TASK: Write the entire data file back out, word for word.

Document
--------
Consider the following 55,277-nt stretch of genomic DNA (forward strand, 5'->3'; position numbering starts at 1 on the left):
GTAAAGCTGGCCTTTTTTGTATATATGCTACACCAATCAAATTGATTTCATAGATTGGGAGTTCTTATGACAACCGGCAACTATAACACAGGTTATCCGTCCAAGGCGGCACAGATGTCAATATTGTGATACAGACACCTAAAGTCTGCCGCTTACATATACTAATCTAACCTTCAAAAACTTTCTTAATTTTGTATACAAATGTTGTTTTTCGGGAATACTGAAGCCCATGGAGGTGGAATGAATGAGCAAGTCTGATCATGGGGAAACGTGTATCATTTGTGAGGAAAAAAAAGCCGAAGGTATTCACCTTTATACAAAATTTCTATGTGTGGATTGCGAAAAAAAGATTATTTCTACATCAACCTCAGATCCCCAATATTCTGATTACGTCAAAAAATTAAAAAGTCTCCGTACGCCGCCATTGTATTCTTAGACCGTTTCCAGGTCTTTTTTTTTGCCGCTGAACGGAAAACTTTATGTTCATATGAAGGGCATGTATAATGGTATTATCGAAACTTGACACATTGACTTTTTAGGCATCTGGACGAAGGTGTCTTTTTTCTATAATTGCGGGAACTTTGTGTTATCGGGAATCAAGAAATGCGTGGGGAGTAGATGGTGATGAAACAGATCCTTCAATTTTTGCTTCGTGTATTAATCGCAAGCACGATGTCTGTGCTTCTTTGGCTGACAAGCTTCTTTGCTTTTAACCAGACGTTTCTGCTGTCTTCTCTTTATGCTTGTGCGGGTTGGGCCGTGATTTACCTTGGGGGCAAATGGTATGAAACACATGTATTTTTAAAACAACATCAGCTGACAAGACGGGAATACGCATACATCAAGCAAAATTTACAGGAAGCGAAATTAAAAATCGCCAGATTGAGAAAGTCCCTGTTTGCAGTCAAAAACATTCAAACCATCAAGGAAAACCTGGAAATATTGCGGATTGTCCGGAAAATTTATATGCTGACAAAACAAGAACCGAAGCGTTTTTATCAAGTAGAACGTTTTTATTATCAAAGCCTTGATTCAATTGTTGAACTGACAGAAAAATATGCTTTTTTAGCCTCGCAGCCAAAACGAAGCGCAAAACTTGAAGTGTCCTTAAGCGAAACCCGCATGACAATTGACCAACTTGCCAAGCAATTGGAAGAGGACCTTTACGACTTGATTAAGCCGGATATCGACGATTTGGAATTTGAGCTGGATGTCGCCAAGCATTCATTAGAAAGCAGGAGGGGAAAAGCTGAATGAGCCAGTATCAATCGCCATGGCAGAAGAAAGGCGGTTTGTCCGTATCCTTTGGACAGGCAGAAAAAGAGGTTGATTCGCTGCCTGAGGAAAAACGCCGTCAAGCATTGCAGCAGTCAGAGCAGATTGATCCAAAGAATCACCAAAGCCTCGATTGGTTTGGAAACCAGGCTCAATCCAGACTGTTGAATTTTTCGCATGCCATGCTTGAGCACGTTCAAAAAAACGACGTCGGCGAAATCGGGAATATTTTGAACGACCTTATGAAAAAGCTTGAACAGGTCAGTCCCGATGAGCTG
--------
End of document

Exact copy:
Consider the following 55,277-nt stretch of genomic DNA (forward strand, 5'->3'; position numbering starts at 1 on the left):
GTAAAGCTGGCCTTTTTTGTATATATGCTACACCAATCAAATTGATTTCATAGATTGGGAGTTCTTATGACAACCGGCAACTATAACACAGGTTATCCGTCCAAGGCGGCACAGATGTCAATATTGTGATACAGACACCTAAAGTCTGCCGCTTACATATACTAATCTAACCTTCAAAAACTTTCTTAATTTTGTATACAAATGTTGTTTTTCGGGAATACTGAAGCCCATGGAGGTGGAATGAATGAGCAAGTCTGATCATGGGGAAACGTGTATCATTTGTGAGGAAAAAAAAGCCGAAGGTATTCACCTTTATACAAAATTTCTATGTGTGGATTGCGAAAAAAAGATTATTTCTACATCAACCTCAGATCCCCAATATTCTGATTACGTCAAAAAATTAAAAAGTCTCCGTACGCCGCCATTGTATTCTTAGACCGTTTCCAGGTCTTTTTTTTTGCCGCTGAACGGAAAACTTTATGTTCATATGAAGGGCATGTATAATGGTATTATCGAAACTTGACACATTGACTTTTTAGGCATCTGGACGAAGGTGTCTTTTTTCTATAATTGCGGGAACTTTGTGTTATCGGGAATCAAGAAATGCGTGGGGAGTAGATGGTGATGAAACAGATCCTTCAATTTTTGCTTCGTGTATTAATCGCAAGCACGATGTCTGTGCTTCTTTGGCTGACAAGCTTCTTTGCTTTTAACCAGACGTTTCTGCTGTCTTCTCTTTATGCTTGTGCGGGTTGGGCCGTGATTTACCTTGGGGGCAAATGGTATGAAACACATGTATTTTTAAAACAACATCAGCTGACAAGACGGGAATACGCATACATCAAGCAAAATTTACAGGAAGCGAAATTAAAAATCGCCAGATTGAGAAAGTCCCTGTTTGCAGTCAAAAACATTCAAACCATCAAGGAAAACCTGGAAATATTGCGGATTGTCCGGAAAATTTATATGCTGACAAAACAAGAACCGAAGCGTTTTTATCAAGTAGAACGTTTTTATTATCAAAGCCTTGATTCAATTGTTGAACTGACAGAAAAATATGCTTTTTTAGCCTCGCAGCCAAAACGAAGCGCAAAACTTGAAGTGTCCTTAAGCGAAACCCGCATGACAATTGACCAACTTGCCAAGCAATTGGAAGAGGACCTTTACGACTTGATTAAGCCGGATATCGACGATTTGGAATTTGAGCTGGATGTCGCCAAGCATTCATTAGAAAGCAGGAGGGGAAAAGCTGAATGAGCCAGTATCAATCGCCATGGCAGAAGAAAGGCGGTTTGTCCGTATCCTTTGGACAGGCAGAAAAAGAGGTTGATTCGCTGCCTGAGGAAAAACGCCGTCAAGCATTGCAGCAGTCAGAGCAGATTGATCCAAAGAATCACCAAAGCCTCGATTGGTTTGGAAACCAGGCTCAATCCAGACTGTTGAATTTTTCGCATGCCATGCTTGAGCACGTTCAAAAAAACGACGTCGGCGAAATCGGGAATATTTTGAACGACCTTATGAAAAAGCTTGAACAGGTCAGTCCCGATGAGCTG